I think we are at the beginning stages of convergence.

    We are seeing smaller cameras gaining larger sensors, better lenses. At some point technology is going to improve to the point where most consumers will have a harder time justifying a DSLR over what is being offered.

    In a sense I think that's beginning now. Micro 4/3s and other ML cameras offer some features typically found in DSLRs (larger sensors replaceable lenses great view finders etc)
     
  6. Bear, Feb 26, 2012
    Last edited: Feb 26, 2012

    Bear macrumors G3

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    #6
    What I could see happening is that mirrorless technology shows up in camera bodies that have the same physical sensor sizes and take the same lenses as the current D-SLRs.

    After all part of the image quality has to do with the physical sensor size.

    My one question is how many pictures from a battery would 2 cameras get that are mostly identical with the main exception being one is mirrorless and one has a mirror.

    I think the thread on the future of Medium Format is relevant to the question that's being asked in this thread.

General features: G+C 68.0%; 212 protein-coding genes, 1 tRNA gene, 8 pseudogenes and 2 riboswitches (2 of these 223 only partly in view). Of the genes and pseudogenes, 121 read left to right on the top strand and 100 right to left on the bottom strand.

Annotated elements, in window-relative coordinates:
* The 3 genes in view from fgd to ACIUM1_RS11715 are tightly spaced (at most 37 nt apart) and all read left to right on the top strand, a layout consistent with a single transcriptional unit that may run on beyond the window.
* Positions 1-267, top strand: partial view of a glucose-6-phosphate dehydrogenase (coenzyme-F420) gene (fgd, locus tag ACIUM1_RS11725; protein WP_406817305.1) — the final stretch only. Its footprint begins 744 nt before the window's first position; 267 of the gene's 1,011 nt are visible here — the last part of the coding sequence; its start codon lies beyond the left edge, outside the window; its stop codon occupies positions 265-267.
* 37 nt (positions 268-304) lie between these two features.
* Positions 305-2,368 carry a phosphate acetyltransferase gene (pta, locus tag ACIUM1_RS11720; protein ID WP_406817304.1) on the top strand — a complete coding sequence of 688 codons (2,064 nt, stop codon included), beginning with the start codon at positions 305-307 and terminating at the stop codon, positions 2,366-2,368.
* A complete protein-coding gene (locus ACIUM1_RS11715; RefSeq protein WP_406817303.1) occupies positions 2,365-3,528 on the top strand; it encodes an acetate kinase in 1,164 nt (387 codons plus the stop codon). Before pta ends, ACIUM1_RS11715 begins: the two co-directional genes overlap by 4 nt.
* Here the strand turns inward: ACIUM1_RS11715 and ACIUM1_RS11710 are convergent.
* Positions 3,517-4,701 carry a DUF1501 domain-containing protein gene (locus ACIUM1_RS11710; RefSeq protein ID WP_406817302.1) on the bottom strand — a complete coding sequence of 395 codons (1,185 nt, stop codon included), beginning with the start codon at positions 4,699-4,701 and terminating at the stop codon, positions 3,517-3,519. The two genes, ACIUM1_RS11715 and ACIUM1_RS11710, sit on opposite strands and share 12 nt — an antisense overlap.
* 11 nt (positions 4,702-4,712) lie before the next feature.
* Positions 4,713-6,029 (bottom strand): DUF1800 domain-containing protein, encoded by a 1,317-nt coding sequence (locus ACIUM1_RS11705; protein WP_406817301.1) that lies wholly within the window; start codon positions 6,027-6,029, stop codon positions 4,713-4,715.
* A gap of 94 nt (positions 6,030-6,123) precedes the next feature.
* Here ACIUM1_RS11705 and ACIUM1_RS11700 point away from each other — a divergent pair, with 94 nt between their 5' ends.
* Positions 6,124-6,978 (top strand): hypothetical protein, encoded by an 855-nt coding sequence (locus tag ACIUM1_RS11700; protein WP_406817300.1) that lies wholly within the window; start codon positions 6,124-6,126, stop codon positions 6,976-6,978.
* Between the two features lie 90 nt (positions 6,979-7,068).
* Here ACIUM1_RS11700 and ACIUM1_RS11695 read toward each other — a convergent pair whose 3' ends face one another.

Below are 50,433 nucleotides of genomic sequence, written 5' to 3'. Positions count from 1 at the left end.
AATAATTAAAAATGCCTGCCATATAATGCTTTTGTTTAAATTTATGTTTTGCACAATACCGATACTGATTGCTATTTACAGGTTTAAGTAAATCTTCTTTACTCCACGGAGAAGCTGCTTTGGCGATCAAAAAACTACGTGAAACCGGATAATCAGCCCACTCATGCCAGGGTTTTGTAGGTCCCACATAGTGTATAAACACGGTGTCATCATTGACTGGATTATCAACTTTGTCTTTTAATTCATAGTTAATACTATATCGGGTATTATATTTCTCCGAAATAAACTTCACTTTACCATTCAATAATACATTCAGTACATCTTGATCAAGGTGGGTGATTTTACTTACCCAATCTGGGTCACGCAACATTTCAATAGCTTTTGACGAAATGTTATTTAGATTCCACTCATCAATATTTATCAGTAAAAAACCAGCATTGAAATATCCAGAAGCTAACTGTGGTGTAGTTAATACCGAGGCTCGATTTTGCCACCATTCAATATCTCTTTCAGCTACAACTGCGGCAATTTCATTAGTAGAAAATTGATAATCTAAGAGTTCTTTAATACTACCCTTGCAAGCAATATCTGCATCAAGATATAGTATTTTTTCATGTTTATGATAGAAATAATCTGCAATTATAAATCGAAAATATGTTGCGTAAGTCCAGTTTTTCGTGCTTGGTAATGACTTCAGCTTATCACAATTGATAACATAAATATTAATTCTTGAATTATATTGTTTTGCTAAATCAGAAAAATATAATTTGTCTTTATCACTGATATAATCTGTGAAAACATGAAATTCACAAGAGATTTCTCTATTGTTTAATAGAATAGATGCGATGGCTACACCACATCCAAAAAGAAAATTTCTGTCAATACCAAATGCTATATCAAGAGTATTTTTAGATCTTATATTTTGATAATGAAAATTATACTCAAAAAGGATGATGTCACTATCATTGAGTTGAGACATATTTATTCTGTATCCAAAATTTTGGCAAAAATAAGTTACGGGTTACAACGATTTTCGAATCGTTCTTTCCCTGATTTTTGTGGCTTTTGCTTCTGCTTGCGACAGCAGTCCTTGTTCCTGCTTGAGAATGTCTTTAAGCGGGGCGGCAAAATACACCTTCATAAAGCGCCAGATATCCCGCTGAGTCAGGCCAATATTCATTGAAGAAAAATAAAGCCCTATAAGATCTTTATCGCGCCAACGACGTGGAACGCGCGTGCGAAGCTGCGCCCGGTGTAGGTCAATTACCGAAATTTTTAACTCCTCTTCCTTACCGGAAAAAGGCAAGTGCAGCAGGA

For someone just buying camera gear, it's a wide open choice. How about for someone who has several lenses already? It would cost a ton of money to switch to a camera that uses different lenses. It would be less expensive to just buy new bodies as needed that use the lenses you own.

    Of course I'm basing this on replacing the camera body every 5 to 10 years and not every year or 2. My current D-SLR is 6 years old and I see no reason to replace it. The main thing it's missing is it can't take a movie. I have a camera for taking pictures and not movie clips so it's perfect for me.
     
  7. maflynn Moderator

    maflynn

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    #7
    I agree and I think any possible transition from DSLR to some other camera type will be a slow process.

    Take the nikon V1 as an example, not regarding the smaller sensor but Nikon's inclusion of the FT1 adapter giving photographers the ability to use their existing lenses. I think as non dslr cameras improve makers will be sensitive to those who have a large collection of lenses.